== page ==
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Peculiarities of the IRP Legal Limbo

Although the IRP law with respect to 90-day prohibitions for Fail was found to be unconstitutional, the law was left on the books until June. The Government argued that it was necessary to save lives. And the Court more or less accepted that argument. But the police stopped applying the IRP law, probably because they were uncomfortable using an unconstitutional law which might open them to liability. And it clearly was not needed to save lives because the drinking and driving stats in the last few months are the lowest in years. So we are in legal limbo. The law is...

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What Damage Did You Suffer from Your IRP?

When the BC Supreme Court ruled on November 30, 2011 that the 90-day Immediate Roadside Prohibition scheme for Fail blows violates the Charter, many people contacted us looking for compensation for their loss. We asked everyone to sit tight because despite the ruling, we know the Government will do everything it can to avoid writing cheques. In the weeks that followed we learned that the Government intended to ask the Court to suspend the declaration that the law was invalid. Our view was that an unlawful law remaining in place would not be applied because it opened up the police to...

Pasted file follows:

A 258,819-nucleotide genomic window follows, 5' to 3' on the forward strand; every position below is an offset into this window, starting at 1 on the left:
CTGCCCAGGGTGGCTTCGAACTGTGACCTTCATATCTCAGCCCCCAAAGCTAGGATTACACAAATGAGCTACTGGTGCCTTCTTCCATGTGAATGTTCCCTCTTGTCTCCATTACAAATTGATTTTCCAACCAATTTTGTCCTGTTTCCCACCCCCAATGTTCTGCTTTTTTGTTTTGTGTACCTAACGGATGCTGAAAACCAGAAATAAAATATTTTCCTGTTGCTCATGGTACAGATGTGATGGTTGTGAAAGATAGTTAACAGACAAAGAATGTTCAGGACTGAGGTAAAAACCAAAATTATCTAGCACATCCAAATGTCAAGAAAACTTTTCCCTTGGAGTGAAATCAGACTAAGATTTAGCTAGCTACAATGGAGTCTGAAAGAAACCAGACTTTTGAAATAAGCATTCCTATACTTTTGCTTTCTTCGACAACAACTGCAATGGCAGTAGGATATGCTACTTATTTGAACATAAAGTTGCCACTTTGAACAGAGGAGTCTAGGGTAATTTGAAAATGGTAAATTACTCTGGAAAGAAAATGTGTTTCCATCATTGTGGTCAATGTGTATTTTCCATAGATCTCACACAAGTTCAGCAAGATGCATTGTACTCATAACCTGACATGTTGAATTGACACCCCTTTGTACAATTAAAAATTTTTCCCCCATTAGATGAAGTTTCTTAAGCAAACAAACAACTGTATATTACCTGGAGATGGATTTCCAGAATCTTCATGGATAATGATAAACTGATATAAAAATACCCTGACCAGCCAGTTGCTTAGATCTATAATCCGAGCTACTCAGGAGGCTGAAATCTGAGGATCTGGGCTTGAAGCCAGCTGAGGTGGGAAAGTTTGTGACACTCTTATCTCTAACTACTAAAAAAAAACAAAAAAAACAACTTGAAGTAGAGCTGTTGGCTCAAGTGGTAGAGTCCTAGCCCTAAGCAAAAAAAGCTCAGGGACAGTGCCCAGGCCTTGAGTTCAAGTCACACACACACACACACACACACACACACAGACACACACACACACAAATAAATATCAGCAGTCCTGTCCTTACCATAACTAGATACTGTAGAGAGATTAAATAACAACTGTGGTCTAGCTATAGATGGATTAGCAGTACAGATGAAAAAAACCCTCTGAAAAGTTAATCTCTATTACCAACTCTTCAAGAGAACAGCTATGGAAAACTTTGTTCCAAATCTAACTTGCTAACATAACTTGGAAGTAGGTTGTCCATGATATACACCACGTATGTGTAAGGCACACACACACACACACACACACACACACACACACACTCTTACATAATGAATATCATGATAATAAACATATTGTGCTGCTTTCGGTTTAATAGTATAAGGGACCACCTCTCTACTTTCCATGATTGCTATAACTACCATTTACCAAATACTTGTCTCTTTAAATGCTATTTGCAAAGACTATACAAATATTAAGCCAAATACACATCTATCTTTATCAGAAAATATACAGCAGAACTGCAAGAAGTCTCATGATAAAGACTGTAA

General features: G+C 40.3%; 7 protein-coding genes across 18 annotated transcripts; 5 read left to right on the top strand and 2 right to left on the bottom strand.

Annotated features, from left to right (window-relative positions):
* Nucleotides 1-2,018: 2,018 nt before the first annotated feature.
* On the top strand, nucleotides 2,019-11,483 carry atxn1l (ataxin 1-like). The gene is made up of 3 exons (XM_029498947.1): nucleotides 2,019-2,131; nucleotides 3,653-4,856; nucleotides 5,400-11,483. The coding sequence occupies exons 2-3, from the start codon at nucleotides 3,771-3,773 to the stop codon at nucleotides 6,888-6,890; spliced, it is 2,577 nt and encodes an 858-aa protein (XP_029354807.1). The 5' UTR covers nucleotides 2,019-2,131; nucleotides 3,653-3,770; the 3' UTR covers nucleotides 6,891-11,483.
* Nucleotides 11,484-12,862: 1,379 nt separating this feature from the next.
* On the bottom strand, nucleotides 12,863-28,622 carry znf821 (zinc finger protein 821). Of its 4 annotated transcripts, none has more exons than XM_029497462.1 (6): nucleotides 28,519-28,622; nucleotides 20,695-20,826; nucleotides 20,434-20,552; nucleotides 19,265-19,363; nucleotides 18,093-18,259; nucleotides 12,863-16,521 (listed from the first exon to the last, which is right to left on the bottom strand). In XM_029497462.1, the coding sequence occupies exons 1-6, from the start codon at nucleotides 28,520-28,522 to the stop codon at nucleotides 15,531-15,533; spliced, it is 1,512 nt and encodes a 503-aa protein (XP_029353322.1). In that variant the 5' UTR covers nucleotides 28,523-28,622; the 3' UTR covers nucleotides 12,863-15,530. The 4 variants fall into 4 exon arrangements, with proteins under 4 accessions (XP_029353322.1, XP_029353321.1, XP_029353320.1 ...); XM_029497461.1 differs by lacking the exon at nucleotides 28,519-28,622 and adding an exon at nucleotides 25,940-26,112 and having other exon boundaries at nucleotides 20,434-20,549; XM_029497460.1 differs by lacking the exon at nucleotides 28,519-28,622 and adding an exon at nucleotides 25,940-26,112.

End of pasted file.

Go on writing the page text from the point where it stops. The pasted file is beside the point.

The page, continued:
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Roadside Breath Tests Tainted by Police Negligence


One of our lawyers is a member of the California DUI Lawyer's Association, so we follow the goings on with drinking/driving law in the Golden State. The authorities there are now dealing with revelations of roadside breath tests tainted by improper calibration. Although much of the law is different, there are a few similarities. There is a movement to deciding matters with government tribunals. And there are always problems with breath-testing machines. Most recently the defence lawyers in San Fransisco revealed that the police had not been calibrating their Alco-Sensor IV roadside breath testers. This is a problem our office has...